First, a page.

JIM DAVIS: Losing Wallet Is Painful Proposition
People who know me call me a straight arrow kind of a guy. I have been married to the same wonderful Marilyn for nearly 60 years. I never beat my wife or my children. We have a little dog, Minnie, to whom we are devoted.
I've never had any illicit affairs with people who have worked for me -- or with anybody else, for that matter. I don't drink a drop. I pay my bills, sometimes before they're due. In short, I'm right out of "Leave it to Beaver." Ward Cleaver, that's me.
Prepare, then, to be shocked. I have done something unthinkable, so bad that it may leave me scarred for life. No, I didn't rob a bank or kill anybody. I'm not a car thief or an international spy. In a way, what I did may cause me more trouble than sticking up the corner grocery.
I lost my wallet.
It was a Friday. Marilyn volunteers at the hospital on Fridays, so I was on my own. I had lunch in Aberdeen, and I was in the process of buying a golf jacket in a nearby clothing store.
When I reached into my pocket for my wallet, it wasn't there. The bottom fell out of my stomach, and stark terror froze me to the spot. I was about to enter uncharted territory, because this had never before happened to me.
I paid cash for the jacket (I carry cash separately from my wallet), and then the search was on. I went home and turned the place upside down without success. I searched the car fruitlessly.
Frantic, I began to think about what I had lost. Driver's license, credit cards, Social Security card (carrying this is a no-no, but I did it anyway), ATM credit card, Medicare card, AARP card, Pinehurst Country Club membership card, AAA card, and all those funny little plastic discount things that the grocery stores hand out. In short, my whole life was in that wallet.
I knew I had the wallet on Thursday, so I began to retrace my Friday steps. I went back to the bank, the post office, the restaurant, the drug store, the country club and the grocery. Everyone I spoke with was very concerned and sympathetic, but the wallet was nowhere to be found.
Then I picked Marilyn up at the hospital, and together we searched every place we could think of. And never once did she say, "Well, where did you lose it?"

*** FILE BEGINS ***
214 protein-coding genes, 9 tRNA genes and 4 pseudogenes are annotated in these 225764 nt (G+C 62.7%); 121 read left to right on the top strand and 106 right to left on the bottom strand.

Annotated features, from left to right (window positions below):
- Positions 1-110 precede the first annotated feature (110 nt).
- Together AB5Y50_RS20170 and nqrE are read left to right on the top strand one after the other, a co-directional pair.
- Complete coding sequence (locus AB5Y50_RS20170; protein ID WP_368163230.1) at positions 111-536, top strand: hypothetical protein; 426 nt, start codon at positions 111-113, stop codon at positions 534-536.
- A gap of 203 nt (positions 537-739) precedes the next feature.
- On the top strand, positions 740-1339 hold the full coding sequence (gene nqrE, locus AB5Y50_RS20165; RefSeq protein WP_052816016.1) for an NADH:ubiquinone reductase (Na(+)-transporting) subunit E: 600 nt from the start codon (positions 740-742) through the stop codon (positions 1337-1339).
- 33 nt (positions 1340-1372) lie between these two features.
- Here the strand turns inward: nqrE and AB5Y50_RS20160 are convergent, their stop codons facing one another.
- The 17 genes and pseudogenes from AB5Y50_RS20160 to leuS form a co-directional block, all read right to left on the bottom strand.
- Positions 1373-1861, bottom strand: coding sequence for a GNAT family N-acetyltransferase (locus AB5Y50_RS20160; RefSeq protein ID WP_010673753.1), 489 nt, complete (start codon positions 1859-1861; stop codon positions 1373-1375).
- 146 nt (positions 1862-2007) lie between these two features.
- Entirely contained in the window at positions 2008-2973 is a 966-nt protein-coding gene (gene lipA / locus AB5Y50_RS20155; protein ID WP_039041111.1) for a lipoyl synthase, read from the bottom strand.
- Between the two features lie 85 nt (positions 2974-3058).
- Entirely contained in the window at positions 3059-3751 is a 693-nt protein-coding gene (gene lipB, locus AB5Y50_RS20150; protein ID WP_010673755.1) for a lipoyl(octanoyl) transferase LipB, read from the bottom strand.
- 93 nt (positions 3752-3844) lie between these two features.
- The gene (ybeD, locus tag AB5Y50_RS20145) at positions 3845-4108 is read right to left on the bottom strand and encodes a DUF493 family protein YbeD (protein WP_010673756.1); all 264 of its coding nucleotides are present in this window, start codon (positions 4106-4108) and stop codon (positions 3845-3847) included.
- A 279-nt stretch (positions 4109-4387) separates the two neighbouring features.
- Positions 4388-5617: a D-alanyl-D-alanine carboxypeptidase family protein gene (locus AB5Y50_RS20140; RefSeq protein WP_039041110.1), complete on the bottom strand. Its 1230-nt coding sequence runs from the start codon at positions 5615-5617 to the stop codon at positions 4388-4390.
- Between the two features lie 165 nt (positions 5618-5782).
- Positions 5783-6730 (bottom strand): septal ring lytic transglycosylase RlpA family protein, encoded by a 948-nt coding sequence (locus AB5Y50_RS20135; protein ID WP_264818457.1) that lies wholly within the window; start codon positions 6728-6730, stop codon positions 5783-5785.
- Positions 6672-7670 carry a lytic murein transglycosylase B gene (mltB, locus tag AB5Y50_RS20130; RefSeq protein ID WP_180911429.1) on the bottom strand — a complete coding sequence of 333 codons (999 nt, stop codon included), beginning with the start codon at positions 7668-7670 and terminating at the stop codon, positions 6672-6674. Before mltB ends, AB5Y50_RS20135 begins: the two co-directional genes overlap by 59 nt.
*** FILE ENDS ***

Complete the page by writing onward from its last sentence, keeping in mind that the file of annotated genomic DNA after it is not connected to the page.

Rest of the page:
I finally realized that the search was over, and damage control was now my only priority. My first call was to American Express.
They helped me enormously, taking care of cancelling and re-issuing not only my American Express card, but my other credit cards too. My driver's license was a problem. Motor Vehicles wouldn't take my passport as identification, but I remembered that Marilyn, bless her heart, kept our expired driver's licenses, and my old license was acceptable. I got a new Pinehurst Country Club card and a new AAA card.
By late Friday afternoon, I had it all covered. No credit cards had been used by any suspicious-looking strangers pretending to be me, and my identity is intact, as far as I know.
Just to be safe, I joined one of those companies that protect you against identity theft. As I write this, I have everything back or on the way, and I'm no longer considering jumping off the nearest bridge.
I've learned a lot, and I won't be carrying my Social Security card anymore. Only those things necessary to sustain life are in my wallet, and I have copies of everything in a safe place. I hope I never have to use them.
Excuse me, but I have to go now. The UPS man is coming up the driveway, and I must go to see what part of my life he's returning to me.
Contact Pinehurst writer Jim Davis at email@example.com.
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